Thursday, June 20, 2024

Family searches for answers after survivalist disappeared in ‘valley of death’

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In 2016, Justin Alexander Shetler embarked on an adventure in India’s Parvati Valley, nicknamed the “Valley of Death.”

Mr Shetler, a travel blogger and survivalist from Oregon, notified his followers about the ambitious expedition in early September of that year. “I should return mid September or so,” he wrote on his blog. “If I’m not back by then, don’t look for me.”

This was the last thing he ever posted. Now almost a decade after he vanished, his family remains without answers over what happened to him.

The traveler’s story is receiving renewed attention thanks to a new ten-part podcast, “Status: Untraced,” which tells the story of Mr Shetler’s life and his family’s attempts to find him.

Justin Shetler, pictured, has not been seen since traveling to India’s Parvati Valley in 2016. His family has no answers nearly eight years later, according to a new podcast about his disappearance
Justin Shetler, pictured, has not been seen since traveling to India’s Parvati Valley in 2016. His family has no answers nearly eight years later, according to a new podcast about his disappearance (Adventures of Justin/Facebook)

Mr Shetler, who would now be 43, had survival training and would likely have been able to navigate the Parvati Valley wilderness — making his disappearance all the more perplexing, said podcast host Liam Luxon.

“Justin is a survival expert, so if somebody was living off the grid, it would be him. He has all the training for it,” Mr Luxon told Fox News.

The Parvati Valley is nicknamed “The Valley of Death” for a reason. Dozens of travelers had gone missing there since the 1990s, wrote journalist Harley Rustad in his 2022 book Lost in the Valley of Death: Obsession and Danger in the Himalayas.

The Parvati Valley, pictured, is nicknamed the “Valley of Death” because several travelers have gone missing in the wilderness since the 1990s
The Parvati Valley, pictured, is nicknamed the “Valley of Death” because several travelers have gone missing in the wilderness since the 1990s (Google Maps)

Mr Luxon, however, isn’t convinced Mr Shetler disappeared because he couldn’t survive in the region.

“Other people had passed him on the trail,” he said. “They said he was heading down and there was only one path going up and down.

“I’ve made the trek now, and it certainly seemed like he would’ve made it back to the camp. And again, this guy is a survival expert. It wasn’t like he was deep in the desert with no water and nothing around him for days.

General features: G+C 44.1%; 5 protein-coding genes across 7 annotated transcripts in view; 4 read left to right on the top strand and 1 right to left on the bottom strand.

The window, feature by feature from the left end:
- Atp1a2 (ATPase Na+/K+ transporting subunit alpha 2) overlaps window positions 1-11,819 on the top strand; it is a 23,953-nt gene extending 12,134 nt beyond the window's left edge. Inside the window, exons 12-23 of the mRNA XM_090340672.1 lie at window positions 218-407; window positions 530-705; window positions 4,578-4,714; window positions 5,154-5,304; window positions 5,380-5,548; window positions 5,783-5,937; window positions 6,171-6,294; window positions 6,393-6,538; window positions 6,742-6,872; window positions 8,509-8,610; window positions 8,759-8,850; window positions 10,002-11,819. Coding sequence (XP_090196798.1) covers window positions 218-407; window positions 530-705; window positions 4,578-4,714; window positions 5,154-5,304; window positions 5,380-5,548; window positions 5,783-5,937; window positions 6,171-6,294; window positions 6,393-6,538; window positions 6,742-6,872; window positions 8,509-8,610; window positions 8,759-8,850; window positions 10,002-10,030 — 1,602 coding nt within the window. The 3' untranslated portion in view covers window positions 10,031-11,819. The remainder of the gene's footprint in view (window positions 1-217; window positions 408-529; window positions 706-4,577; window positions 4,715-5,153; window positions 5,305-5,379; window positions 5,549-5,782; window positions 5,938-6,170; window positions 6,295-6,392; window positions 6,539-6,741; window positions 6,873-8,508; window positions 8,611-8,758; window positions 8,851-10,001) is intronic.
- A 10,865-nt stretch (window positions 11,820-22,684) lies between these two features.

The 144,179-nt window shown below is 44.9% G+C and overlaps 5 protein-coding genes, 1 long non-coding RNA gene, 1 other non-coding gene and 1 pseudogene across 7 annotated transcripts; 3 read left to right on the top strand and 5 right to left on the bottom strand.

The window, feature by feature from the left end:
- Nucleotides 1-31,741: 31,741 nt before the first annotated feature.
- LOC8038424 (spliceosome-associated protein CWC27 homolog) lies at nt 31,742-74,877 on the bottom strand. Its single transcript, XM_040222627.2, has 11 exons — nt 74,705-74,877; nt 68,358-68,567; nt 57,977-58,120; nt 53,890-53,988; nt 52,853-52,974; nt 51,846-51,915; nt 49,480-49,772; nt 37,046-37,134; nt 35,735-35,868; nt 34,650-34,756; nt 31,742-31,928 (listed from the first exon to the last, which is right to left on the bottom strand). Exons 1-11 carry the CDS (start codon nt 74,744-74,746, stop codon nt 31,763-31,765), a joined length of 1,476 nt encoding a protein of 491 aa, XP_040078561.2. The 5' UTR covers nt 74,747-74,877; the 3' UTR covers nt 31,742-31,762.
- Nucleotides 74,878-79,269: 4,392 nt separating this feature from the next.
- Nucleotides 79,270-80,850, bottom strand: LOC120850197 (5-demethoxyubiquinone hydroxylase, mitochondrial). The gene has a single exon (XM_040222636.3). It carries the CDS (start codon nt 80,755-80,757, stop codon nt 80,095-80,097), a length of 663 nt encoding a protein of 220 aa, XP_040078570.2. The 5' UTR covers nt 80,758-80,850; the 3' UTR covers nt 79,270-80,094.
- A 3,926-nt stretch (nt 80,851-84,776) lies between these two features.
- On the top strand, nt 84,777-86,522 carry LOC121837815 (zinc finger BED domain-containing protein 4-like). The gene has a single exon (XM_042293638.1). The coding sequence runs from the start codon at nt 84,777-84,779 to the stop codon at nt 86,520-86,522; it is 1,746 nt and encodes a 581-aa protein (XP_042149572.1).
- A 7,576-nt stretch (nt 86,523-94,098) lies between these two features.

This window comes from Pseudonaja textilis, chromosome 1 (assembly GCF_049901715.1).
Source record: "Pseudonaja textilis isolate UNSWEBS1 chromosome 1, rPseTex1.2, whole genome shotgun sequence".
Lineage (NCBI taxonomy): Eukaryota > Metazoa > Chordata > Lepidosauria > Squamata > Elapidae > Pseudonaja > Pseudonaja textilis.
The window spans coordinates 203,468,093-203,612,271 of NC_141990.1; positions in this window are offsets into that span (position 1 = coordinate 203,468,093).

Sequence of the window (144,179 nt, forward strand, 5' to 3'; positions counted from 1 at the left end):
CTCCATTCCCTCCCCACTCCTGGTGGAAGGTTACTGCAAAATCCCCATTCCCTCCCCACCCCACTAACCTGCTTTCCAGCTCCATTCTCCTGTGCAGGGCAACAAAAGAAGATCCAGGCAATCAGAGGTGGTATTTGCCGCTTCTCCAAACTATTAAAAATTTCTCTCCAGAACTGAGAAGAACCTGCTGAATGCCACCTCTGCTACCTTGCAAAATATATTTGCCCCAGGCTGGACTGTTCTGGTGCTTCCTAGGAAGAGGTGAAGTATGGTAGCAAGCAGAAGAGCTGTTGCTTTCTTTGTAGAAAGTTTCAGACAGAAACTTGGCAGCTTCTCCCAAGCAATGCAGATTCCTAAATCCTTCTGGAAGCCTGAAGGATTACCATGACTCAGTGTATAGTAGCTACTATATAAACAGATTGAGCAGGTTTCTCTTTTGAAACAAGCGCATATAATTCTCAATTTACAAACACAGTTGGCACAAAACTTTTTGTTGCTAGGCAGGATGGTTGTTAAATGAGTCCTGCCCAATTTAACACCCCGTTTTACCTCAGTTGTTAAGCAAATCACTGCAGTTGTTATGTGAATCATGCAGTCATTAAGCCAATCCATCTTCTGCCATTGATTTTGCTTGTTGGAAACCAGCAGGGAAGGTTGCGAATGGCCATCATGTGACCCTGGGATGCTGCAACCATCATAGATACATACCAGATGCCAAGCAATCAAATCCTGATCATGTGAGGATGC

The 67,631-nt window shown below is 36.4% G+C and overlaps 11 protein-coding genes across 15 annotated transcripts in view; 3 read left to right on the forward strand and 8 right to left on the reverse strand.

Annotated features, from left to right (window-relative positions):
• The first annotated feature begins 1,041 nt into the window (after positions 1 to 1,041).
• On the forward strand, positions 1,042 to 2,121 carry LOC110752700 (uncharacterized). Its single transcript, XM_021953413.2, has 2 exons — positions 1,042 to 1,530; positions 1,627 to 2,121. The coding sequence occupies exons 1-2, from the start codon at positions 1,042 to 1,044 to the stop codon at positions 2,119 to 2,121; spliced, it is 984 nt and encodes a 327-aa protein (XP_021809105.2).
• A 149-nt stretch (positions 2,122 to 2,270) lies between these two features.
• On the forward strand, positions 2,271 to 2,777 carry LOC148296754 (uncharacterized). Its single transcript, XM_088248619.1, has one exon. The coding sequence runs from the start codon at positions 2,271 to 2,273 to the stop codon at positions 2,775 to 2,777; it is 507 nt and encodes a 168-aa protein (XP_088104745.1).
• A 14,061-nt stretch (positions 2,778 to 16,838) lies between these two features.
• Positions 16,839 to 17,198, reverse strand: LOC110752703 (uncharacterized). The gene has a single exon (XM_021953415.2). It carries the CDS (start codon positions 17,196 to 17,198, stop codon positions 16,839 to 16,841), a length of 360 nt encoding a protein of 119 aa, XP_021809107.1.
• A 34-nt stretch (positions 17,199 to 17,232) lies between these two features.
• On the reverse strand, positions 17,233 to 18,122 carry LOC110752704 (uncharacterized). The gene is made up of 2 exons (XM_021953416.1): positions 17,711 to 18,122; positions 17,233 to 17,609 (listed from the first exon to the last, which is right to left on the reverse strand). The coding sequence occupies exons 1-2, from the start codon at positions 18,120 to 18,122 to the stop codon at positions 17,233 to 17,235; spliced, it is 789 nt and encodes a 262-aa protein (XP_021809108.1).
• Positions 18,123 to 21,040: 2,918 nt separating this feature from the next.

“He should have made this trek. Nothing added up.”

Before he disappeared, Mr Shetler had “given up everything,” Mr Luxon told Fox News.

Justin Shetler pictured in 2016. Liam Luxon, host of the new podcast about his disappearance, said Mr Shetler had extensive survival training
Justin Shetler pictured in 2016. Liam Luxon, host of the new podcast about his disappearance, said Mr Shetler had extensive survival training (Adventures of Justin/Facebook)

“He didn’t have a job anymore,” the podcast host said. “He was trying to raise money for a school in Nepal that was helping to build after an earthquake. He was traveling around at his own expense.”

Mr Shetler’s mother described her son similarly in a Facebook post.

“He was a tender-hearted guy from the very beginning and always cared deeply about others, especially homeless, abused and victimized children,” she wrote on his birthday, a year after he went missing in 2017. “He sought to make the world a better place, and I want to honor his efforts.”

His mother listed charities that she hoped people would donate to in her son’s honor, including the Nepal Youth Foundation and the San Francisco Child Abuse Prevention Center.

Various theories have been suggested as to what happened to the adventurer including claims he was murdered, targeted by the local mafia, or was secretly living off the grid. However Mr Luxon said that he hopes his podcast leads to new evidence.

“I think one of the weirdest things about this entire thing has been grieving for somebody I’ve never met,” Mr Luxon told Fox News. “But I do feel like I know him now. I spent hundreds of hours talking to loved ones…Justin also changed my life.”

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